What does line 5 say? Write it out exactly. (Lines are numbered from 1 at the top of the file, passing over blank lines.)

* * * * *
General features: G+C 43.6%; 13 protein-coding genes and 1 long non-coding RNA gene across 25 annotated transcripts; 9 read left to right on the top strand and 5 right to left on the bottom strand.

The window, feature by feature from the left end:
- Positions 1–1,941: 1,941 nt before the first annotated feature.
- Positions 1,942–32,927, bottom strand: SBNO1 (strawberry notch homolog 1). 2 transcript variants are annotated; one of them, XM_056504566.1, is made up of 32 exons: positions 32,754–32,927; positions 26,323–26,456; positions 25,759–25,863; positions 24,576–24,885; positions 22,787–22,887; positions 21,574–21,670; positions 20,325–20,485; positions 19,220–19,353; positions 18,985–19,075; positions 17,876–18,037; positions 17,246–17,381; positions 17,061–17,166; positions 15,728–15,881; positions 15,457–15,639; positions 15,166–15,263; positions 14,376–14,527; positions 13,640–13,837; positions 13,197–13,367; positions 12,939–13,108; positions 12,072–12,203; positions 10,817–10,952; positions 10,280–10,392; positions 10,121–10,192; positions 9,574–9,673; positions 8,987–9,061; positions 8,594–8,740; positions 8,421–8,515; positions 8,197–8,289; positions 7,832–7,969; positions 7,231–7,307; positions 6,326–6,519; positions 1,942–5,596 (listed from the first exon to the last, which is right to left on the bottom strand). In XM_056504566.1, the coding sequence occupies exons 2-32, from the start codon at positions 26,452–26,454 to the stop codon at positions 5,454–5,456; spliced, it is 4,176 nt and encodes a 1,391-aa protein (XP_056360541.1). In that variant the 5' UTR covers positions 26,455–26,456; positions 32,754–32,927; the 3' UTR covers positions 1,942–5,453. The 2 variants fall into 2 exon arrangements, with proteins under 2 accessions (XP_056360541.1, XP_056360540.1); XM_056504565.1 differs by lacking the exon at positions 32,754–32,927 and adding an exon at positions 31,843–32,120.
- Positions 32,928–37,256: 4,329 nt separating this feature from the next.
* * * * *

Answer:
- Positions 32,928–37,256: 4,329 nt separating this feature from the next.